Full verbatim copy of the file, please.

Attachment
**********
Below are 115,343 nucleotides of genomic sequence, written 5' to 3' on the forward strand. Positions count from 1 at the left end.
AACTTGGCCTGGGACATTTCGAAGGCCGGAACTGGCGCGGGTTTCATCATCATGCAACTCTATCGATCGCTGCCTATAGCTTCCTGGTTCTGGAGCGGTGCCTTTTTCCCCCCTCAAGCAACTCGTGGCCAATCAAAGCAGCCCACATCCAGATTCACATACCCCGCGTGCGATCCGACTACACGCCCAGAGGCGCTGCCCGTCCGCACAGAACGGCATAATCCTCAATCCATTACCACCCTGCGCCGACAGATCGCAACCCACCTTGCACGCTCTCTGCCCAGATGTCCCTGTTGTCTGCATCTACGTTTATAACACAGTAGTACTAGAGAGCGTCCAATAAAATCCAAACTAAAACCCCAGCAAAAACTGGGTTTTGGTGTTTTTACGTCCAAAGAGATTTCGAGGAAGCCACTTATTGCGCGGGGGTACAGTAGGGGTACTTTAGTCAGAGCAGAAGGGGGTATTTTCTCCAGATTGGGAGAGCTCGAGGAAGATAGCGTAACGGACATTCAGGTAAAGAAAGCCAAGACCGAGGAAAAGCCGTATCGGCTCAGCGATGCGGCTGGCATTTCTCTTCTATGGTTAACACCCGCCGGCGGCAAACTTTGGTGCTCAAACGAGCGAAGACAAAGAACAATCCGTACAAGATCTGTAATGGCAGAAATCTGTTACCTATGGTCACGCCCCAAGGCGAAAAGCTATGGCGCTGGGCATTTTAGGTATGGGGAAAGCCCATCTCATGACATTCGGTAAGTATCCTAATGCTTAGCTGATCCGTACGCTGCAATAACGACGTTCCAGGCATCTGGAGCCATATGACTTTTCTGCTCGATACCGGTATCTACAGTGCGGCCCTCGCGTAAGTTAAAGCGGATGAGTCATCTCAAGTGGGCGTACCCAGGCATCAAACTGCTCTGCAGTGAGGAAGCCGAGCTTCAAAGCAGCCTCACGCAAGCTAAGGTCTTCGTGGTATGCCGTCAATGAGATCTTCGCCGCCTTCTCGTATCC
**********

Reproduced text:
Below are 115,343 nucleotides of genomic sequence, written 5' to 3' on the forward strand. Positions count from 1 at the left end.
AACTTGGCCTGGGACATTTCGAAGGCCGGAACTGGCGCGGGTTTCATCATCATGCAACTCTATCGATCGCTGCCTATAGCTTCCTGGTTCTGGAGCGGTGCCTTTTTCCCCCCTCAAGCAACTCGTGGCCAATCAAAGCAGCCCACATCCAGATTCACATACCCCGCGTGCGATCCGACTACACGCCCAGAGGCGCTGCCCGTCCGCACAGAACGGCATAATCCTCAATCCATTACCACCCTGCGCCGACAGATCGCAACCCACCTTGCACGCTCTCTGCCCAGATGTCCCTGTTGTCTGCATCTACGTTTATAACACAGTAGTACTAGAGAGCGTCCAATAAAATCCAAACTAAAACCCCAGCAAAAACTGGGTTTTGGTGTTTTTACGTCCAAAGAGATTTCGAGGAAGCCACTTATTGCGCGGGGGTACAGTAGGGGTACTTTAGTCAGAGCAGAAGGGGGTATTTTCTCCAGATTGGGAGAGCTCGAGGAAGATAGCGTAACGGACATTCAGGTAAAGAAAGCCAAGACCGAGGAAAAGCCGTATCGGCTCAGCGATGCGGCTGGCATTTCTCTTCTATGGTTAACACCCGCCGGCGGCAAACTTTGGTGCTCAAACGAGCGAAGACAAAGAACAATCCGTACAAGATCTGTAATGGCAGAAATCTGTTACCTATGGTCACGCCCCAAGGCGAAAAGCTATGGCGCTGGGCATTTTAGGTATGGGGAAAGCCCATCTCATGACATTCGGTAAGTATCCTAATGCTTAGCTGATCCGTACGCTGCAATAACGACGTTCCAGGCATCTGGAGCCATATGACTTTTCTGCTCGATACCGGTATCTACAGTGCGGCCCTCGCGTAAGTTAAAGCGGATGAGTCATCTCAAGTGGGCGTACCCAGGCATCAAACTGCTCTGCAGTGAGGAAGCCGAGCTTCAAAGCAGCCTCACGCAAGCTAAGGTCTTCGTGGTATGCCGTCAATGAGATCTTCGCCGCCTTCTCGTATCC